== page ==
Tell me how you really feel

I’ve been watching the show very carefully, trying to figure out when TPTB started to lay the groundwork to put Kayla and Shane together.  And despite the fact that they spend nearly every minute together in Alamania, and there may well have been some chem testing going on, I don’t get the sense that anything in particular was in the works.

Here, though, at the very end of their stay in Lawrence’s country, is the first scene where I felt the strings starting to be pulled:


Personally, I find it very awkward.  Carly’s comment about Kayla being a comfort to Shane sounds forced, especially when she tries to take it back, saying, “I’m sorry, I know he’s married to your sister, I just thought …”  I mean, who says that?

The point of these “call someone on their feelings” scenes is usually to show that there is some truth to them, even as the person denies it.  But Mary Beth Evans doesn’t play it that way.  She shows confusion, certainly, but Kayla comes across to me as feeling uncertain about the state of her friendship with Shane.  She was recently blaming him quite strongly about his role in not preventing Steve’s death, and has accused him of coldly working on his “case” without regard to the feelings of the people involved.  I think that Mary Beth plays Kayla as being quite sincere in what she says here, and she’s not saying it to cover up deeper feelings.  She always thought she and Shane were friends, but never really knew him that well.  Their recent conflicts have called that friendship into question, but at the same time she’s gotten to know him better and might start a friendship on a new basis.

Carly’s response, lavishly complimenting Shane and telling Kayla not to turn her back on him, is again soap boilerplate for setting up a new couple.  The coda to the scene could also be read this way:  Kayla calls Marcus, and stresses to Shane (who comes up in time to overhear the end of their conversation) that she was talking to her “friend” and talking about how she can’t wait to see him.  It’s begging to be read that Kayla, in denial of her feelings for Shane, is latching onto Marcus.  (A few months from now, this will indeed be the case.)  The scene calls for a final awkward exchange of glances between Shane and Kayla, Shane registering a bit of jealousy, Kayla a bit of pique (with a hint of uncertainty underneath).  But Mary Beth and Charles again play against it.  Kayla plays her line pretty straight, and Shane merely smiles, seemingly happy for Kayla that she has a good friend in Marcus.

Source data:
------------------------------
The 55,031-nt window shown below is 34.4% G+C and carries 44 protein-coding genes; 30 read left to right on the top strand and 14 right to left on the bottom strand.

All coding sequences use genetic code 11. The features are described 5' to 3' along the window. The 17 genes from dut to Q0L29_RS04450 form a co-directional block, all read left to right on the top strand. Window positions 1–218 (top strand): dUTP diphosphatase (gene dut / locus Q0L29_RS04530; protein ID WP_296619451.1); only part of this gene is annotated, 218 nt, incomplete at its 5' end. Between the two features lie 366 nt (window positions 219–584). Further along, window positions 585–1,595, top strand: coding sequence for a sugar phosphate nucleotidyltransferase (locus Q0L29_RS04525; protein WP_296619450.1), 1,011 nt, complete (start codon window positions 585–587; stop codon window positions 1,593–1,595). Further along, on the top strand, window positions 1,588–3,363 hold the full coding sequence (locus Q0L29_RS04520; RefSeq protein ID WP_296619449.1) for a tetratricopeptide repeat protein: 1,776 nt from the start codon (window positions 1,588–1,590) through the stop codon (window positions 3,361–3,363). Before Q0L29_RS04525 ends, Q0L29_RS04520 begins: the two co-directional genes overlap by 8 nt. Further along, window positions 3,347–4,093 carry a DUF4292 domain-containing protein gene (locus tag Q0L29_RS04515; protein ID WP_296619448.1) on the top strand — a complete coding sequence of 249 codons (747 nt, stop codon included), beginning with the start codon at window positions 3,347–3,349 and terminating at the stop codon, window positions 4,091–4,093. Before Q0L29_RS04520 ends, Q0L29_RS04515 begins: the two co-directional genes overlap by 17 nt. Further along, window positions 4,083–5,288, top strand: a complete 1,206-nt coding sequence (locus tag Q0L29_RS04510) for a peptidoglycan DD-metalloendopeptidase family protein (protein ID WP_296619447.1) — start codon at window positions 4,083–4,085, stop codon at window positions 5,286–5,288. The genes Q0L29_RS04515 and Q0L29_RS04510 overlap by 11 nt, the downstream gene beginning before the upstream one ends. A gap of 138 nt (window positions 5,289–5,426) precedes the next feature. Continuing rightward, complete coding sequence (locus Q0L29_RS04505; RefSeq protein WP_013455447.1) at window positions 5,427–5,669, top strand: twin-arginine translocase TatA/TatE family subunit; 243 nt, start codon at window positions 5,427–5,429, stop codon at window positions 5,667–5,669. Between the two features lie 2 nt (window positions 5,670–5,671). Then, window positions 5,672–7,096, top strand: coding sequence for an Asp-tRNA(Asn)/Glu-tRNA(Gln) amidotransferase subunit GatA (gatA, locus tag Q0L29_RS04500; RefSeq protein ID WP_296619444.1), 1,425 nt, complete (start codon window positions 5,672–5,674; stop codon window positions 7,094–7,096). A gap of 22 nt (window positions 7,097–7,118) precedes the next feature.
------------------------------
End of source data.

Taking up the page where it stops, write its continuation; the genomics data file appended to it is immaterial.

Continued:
I’m not implying that Mary Beth and Charles were against the pairing of their characters.  Maybe they were, maybe they weren’t.  I’ve heard mixed things about that.  But here, at least, I think both felt, quite rightly, that it was too soon for this kind of signal to be sent, and played the scene accordingly.

The Couple Who Must Not be Named

Okay, everyone, deep breath.  It’s time to plunge into the dark side.



It wasn’t until 2006 that I found out that the Shane and Kayla pairing had ever happened.  I was reading my mom’s Days history and there was a one-sentence reference to the relationship.  One of those “For a time, Shane and Kayla became close” sentences you read in soap synopses.  I think I stared at it for several minutes waiting for my eyes to clarify this into something that made sense.  Then I said “That’s so wrong!”, threw the book down, and walked out of the room, like I could erase it from my memory.

I’ve thought about this since then, and I’m not sure why I reacted so strongly.  I know my reaction was not unique, and in fact seems to be shared by many Steve and Kayla fans.  On the TWoP boards, someone jokingly spoiler-tagged “Shayla” (the black bar looked like a CENSORED tag) and then we all started doing it.  I’ve seen Shayla called the Couple Who Must Not be Named, and “the worst storyline of all time.”  This on a show that did Melaswen.

It’s not that shocking of a plot:  two sisters in love with the same man.  In fact, you might call it a soap staple.  So why the hate?  Well, I think it has a little something to do with the fact that we’re talking about two supercouples here.  And supercouples were not broken up and then paired off with each other.  Sure, one might die and a new love interest could be brought on for the surviving one.  But that’s it. 

Tom Langan famously said in 1992 that “the era of supercouple is over.”  I think this story was the first shot across the bow.

I’ve always thought that Shane and Kim were the best example of the so-called “supercouple problem.”  Here’s the problem as I see it:  you have about two years of story between first meeting and making it to the altar.  Then about a year of relative happiness, maybe a baby story.  Then a big breakup, with probably a year of story out of that.  That’s about four (maybe five) good years.  The problem is, what do you do after that?  Too much happiness = back burner.  Too many breakups, and you risk jeopardizing what made the couple work in the first place.  After you break up for the tenth time, is it really true love?